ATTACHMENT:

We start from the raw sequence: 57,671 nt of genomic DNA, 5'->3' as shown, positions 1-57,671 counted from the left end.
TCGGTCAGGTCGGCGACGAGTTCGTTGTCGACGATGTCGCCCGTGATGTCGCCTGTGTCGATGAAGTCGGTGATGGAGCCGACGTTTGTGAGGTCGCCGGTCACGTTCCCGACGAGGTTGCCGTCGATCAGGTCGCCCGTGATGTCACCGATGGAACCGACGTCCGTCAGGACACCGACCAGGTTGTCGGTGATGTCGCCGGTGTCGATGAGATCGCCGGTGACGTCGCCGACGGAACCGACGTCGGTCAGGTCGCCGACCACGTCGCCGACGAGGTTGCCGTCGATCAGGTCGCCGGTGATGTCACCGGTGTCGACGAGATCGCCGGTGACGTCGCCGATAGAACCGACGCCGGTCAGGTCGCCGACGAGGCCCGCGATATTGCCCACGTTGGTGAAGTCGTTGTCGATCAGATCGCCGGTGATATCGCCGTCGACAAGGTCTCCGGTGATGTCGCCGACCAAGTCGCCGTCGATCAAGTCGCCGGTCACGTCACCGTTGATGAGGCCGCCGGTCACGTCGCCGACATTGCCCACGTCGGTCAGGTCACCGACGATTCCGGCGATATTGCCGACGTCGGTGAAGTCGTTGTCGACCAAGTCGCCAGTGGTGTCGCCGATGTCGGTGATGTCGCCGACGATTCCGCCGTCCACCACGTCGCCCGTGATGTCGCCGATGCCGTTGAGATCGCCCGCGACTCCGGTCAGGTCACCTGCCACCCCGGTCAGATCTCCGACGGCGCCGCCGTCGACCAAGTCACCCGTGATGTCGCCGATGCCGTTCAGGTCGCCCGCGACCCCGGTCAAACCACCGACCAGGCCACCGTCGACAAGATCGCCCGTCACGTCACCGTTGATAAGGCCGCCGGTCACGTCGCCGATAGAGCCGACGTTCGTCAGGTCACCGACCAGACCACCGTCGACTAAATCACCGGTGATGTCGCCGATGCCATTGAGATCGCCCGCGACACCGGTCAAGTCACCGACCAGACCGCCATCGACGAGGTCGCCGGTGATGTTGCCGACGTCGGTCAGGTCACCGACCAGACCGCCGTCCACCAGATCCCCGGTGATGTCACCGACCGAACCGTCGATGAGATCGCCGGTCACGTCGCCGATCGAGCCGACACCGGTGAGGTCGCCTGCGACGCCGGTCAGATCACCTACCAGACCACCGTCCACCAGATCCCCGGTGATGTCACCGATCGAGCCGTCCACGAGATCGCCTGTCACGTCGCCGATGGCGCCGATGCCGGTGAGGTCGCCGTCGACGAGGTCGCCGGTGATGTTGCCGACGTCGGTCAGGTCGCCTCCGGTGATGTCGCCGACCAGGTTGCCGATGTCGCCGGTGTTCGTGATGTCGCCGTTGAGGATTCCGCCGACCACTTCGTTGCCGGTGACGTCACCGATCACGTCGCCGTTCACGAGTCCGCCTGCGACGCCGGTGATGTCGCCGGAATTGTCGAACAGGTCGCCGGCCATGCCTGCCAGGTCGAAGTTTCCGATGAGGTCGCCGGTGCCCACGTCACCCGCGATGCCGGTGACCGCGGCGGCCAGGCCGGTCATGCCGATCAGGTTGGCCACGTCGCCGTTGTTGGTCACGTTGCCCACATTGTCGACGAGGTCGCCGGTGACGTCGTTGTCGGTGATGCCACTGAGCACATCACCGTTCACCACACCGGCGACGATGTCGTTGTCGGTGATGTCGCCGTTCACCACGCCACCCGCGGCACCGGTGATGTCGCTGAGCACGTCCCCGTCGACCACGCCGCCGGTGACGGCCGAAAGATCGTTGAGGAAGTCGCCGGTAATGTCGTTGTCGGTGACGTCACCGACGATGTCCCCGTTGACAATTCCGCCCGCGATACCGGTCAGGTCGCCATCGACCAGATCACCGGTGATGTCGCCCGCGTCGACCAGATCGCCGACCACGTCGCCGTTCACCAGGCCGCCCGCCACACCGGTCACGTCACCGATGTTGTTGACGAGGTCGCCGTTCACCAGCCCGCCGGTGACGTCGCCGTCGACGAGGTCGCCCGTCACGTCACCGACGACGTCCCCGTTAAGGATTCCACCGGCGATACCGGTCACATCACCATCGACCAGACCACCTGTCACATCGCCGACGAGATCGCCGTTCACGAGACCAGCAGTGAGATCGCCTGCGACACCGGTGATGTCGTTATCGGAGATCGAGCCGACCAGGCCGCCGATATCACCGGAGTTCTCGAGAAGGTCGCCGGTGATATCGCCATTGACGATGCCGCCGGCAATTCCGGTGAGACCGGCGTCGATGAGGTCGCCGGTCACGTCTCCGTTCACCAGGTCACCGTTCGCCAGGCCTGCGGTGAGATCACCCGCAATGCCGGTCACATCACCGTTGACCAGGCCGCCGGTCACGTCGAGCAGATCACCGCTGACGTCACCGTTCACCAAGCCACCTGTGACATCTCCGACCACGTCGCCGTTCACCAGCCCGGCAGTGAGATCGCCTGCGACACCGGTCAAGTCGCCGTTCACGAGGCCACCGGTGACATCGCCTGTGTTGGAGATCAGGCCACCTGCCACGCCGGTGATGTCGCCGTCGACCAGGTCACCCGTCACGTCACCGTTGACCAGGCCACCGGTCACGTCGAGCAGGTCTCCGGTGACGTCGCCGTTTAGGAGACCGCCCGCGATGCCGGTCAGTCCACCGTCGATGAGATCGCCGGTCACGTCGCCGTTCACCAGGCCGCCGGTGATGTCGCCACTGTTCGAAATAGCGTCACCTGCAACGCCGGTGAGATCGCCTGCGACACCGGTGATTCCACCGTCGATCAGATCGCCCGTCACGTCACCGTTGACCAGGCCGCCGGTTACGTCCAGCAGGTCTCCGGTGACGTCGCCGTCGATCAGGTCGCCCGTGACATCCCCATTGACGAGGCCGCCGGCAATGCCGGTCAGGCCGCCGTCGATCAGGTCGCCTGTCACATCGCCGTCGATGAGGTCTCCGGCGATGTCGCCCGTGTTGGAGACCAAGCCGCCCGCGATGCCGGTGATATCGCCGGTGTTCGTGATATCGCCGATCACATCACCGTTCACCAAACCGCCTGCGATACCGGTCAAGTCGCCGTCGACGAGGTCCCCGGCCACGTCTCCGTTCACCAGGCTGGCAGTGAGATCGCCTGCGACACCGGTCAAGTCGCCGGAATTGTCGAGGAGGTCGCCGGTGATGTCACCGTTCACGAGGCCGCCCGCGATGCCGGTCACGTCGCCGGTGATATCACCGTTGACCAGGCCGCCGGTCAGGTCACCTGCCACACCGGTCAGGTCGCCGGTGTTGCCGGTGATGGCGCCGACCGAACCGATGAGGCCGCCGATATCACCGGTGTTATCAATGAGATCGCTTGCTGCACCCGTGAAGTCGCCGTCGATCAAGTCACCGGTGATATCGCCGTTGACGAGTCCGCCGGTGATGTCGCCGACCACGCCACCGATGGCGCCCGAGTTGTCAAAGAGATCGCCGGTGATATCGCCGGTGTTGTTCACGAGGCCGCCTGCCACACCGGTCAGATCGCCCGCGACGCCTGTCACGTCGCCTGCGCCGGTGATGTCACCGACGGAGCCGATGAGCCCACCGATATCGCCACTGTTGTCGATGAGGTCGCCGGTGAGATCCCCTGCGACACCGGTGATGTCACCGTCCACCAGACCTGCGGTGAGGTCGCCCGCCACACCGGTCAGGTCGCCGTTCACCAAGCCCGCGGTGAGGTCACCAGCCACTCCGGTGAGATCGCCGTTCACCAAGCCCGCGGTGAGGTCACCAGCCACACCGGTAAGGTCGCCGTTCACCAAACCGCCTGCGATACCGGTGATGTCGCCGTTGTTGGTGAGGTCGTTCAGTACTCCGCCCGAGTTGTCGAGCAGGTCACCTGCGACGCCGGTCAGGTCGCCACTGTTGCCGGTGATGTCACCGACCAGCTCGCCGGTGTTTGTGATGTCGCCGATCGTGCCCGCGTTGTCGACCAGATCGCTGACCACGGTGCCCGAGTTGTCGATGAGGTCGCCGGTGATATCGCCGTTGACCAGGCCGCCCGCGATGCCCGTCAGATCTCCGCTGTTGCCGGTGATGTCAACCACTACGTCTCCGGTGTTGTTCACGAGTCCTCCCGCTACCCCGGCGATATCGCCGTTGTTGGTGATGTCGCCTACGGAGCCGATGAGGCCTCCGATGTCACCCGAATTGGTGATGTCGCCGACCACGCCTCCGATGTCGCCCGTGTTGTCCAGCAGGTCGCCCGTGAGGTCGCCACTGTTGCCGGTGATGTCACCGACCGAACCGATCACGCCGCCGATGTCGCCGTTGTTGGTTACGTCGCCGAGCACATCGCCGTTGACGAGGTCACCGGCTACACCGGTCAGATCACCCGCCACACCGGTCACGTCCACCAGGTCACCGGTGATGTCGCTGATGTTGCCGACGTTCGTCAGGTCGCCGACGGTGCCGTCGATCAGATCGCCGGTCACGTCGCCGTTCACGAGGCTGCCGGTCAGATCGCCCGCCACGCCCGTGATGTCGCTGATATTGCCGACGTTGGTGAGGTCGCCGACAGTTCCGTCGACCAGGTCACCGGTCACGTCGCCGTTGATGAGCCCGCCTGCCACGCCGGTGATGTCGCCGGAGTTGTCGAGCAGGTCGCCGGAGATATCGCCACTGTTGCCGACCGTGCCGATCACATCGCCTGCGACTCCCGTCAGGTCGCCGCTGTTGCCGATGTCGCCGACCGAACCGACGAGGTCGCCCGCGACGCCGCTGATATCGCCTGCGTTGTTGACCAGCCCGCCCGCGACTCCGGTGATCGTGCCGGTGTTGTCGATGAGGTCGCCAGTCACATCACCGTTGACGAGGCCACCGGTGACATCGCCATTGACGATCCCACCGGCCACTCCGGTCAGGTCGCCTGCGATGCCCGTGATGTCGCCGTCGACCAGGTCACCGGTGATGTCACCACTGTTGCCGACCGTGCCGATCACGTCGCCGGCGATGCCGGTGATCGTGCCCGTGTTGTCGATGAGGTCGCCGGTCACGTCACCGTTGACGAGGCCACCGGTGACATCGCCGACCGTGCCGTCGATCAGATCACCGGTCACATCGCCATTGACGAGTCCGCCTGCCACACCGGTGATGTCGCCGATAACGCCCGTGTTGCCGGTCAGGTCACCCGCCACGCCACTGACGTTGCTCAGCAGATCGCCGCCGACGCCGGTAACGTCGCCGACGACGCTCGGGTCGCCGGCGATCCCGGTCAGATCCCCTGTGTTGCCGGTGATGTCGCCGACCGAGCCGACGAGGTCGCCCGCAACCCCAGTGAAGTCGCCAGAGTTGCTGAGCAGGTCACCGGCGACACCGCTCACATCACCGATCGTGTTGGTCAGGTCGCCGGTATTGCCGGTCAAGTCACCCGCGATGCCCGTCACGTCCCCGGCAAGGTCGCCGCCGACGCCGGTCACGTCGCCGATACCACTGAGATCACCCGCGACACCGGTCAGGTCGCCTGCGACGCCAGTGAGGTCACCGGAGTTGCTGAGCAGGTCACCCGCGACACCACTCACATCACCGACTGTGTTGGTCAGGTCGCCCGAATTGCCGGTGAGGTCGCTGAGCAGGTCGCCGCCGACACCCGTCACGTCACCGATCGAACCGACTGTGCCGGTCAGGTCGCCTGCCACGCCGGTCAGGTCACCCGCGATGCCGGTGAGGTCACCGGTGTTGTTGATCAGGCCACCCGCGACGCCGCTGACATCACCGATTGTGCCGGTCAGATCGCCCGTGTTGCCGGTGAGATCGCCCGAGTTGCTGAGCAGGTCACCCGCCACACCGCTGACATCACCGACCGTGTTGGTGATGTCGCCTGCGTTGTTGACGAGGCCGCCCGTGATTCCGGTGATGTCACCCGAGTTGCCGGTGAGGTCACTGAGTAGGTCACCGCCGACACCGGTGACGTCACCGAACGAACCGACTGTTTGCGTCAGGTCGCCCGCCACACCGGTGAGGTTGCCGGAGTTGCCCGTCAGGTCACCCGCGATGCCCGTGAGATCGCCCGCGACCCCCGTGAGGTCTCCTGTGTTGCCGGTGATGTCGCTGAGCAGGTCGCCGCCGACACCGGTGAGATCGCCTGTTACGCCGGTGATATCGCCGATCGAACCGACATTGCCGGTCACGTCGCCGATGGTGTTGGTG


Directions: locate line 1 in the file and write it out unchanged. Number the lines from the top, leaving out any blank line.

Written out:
We start from the raw sequence: 57,671 nt of genomic DNA, 5'->3' as shown, positions 1-57,671 counted from the left end.